Here a pica, there a paper

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A CHAP who does a ``column'' very well for one of our less-than-international newspapers likes to write now and then about the business of writing his column, and while it spares him a search for better material, it makes me reflect that columns are not really columns nowadays. The word derives from early newspapering, when the standard page had seven columns, each 13 picas wide. After mechanical typesetting came along, most city papers went to 12-pica columns, but out in the country the weeklies stayed pretty much as they were for many years. Pica is a printer's measure, as cross word puzzles still remind us, and six picas make an inch. Printers always measured everything in points and picas; a point being one-twelfth of a pica. I remember a printer who made a screen for his porch, and he said it didn't fit until he planed off two points.

Columns on other pages were broken up between reading matter and advertising, but the editorial page wouldn't brook this commercial taint, so everything there ran full columns deep. This was homage to the high thoughts and sly suggestions of the ``sanctum,'' and although the content may differ now, it is good that this homage is retained. First, top left of the editorial page, was the masthead. Now and then today you may hear the newspaper's name across the front page called a masthead, but that's wrong - the paper's name is a ``logohead.'' The masthead on the edit page gave the name of the newspaper and its editor and publisher, location and address, and usually the subscription and advertising rates. The word derives from seafaring - the top of a vessel's mast, the point of the lookout. Then, under the masthead, came the ``boss editorial.''

Nowadays editors seem to like ``lead editorial,'' but that's the boss editorial, and in older times editors went to great efforts to find new ways to heap scurrility on the competition and to accuse the opposite political party of infamy and high treason. Bill Nye had a story about the time he labored long into the night to bring his calumny to a new peak of beauty, and his incompetent printer ``locked up'' an irrelevant birth notice in the middle of his boss editorial and substantially reduced the effect.

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Bill also told about the time he and his competition editor were spank in the middle of their finest vitriolic abuse of each other, a feud that had been going on for some time and that pulled no verbal punches and gave no quarter. Then his competition editor came into Bill's office with a curious request. His credit had faltered and he couldn't borrow enough money to get his shipment of paper out of the express office, and consequently was unable to bring out his edition.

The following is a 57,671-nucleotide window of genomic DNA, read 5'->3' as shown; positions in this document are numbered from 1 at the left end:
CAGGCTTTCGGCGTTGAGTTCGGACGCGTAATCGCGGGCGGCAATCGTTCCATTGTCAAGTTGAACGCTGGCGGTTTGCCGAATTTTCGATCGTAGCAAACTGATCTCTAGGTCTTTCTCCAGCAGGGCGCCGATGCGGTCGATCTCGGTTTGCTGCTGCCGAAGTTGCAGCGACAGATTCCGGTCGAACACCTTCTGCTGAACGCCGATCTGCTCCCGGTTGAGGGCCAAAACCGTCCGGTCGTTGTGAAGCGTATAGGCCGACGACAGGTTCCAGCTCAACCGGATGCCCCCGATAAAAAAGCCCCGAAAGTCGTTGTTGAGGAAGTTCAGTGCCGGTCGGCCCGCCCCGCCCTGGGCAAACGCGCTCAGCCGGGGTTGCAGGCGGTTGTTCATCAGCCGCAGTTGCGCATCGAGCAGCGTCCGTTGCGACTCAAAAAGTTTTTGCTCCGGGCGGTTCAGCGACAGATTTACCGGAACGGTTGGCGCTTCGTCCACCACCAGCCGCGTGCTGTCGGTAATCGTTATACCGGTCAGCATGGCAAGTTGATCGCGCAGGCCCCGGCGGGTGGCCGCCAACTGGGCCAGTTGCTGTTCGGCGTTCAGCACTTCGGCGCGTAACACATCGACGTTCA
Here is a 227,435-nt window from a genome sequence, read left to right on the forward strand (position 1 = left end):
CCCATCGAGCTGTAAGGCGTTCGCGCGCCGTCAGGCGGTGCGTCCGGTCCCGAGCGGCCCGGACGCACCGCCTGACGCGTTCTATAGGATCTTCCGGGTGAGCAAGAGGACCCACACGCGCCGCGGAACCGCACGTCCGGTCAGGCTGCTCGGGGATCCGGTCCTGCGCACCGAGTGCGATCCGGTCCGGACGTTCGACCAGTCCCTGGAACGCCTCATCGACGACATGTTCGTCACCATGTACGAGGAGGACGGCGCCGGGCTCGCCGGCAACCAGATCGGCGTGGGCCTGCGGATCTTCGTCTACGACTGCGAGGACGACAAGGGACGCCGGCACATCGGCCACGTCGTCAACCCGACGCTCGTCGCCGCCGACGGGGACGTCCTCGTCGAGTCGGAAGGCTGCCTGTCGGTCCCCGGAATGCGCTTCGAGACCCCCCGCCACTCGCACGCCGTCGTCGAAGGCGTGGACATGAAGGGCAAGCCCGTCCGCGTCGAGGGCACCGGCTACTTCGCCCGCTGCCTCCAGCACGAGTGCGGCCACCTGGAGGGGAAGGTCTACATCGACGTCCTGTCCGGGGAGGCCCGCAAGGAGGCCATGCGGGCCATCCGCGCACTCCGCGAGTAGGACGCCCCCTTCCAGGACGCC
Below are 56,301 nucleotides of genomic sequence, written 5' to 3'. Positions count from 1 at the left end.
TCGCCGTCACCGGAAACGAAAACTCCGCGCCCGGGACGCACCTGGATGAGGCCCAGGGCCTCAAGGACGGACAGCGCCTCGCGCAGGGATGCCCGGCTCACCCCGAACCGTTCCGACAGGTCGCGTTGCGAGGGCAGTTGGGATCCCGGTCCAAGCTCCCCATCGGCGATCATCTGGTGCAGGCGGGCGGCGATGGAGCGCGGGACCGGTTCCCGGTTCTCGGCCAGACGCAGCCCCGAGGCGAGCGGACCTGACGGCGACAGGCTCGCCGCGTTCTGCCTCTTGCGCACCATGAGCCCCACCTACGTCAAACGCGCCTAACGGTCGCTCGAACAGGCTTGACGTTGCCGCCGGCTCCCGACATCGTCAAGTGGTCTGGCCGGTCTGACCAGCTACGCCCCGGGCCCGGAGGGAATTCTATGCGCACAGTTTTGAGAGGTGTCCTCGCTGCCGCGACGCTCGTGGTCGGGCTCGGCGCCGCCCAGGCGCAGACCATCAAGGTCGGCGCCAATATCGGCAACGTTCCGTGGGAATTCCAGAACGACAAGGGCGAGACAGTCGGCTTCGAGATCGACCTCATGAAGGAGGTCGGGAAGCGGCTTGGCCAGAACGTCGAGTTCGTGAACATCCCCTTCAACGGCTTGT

He showed Bill Nye the dandy boss editorial he had ready to print if he only could. It was indeed a magnificent piece of early American editorial slander. It called Bill Nye everything from a flea-bitten ignoramus and degenerate pipsqueak right up to the world's most accomplished liar, after which it went on to even better insults. Nye was much impressed. It was a fine piece of writing. So Nye gave his competitor enough paper to bring out his edition, and thus this jewel of a boss editorial was saved and may be hunted down in the museums and libraries.

After an editor had vented his scorn, the rest of an editorial page would be given over to full columns of opinion, letters, and clipped gems from other papers. Thus a column was indeed a column, and one who had to fill one for each edition became a columnist.

One time years ago I was mentioned in a weekly Vermont newspaper, and having misread my biography, the editor identified me as ``a communist for The Christian Science Monitor.'' This surprised but also pleased everybody. But in the old sense that I had a column to fill, I was never a columnist. In the beginning, when this newspaper was standard size, the spot on the editorial page under the daily cartoon (remember Carmack?) was esoterically dubbed the ``fourth column.'' This was my spot, and it was never a ``column.'' And I was never a communist, either.

Mechanically, in the good old days of movable type, a column had to be ``justified'' before it went to press. It's hard to justify many things, but in this connection it meant spacing the type so every column would be the exact same length for the press. Printers used leads (leds) for such spacing, but also had ``fillers.'' A filler was a two-, three-, maybe only one-line extraneity that served only to close the column. My favorite always was ``This line fills this column.''

This line fills this column.

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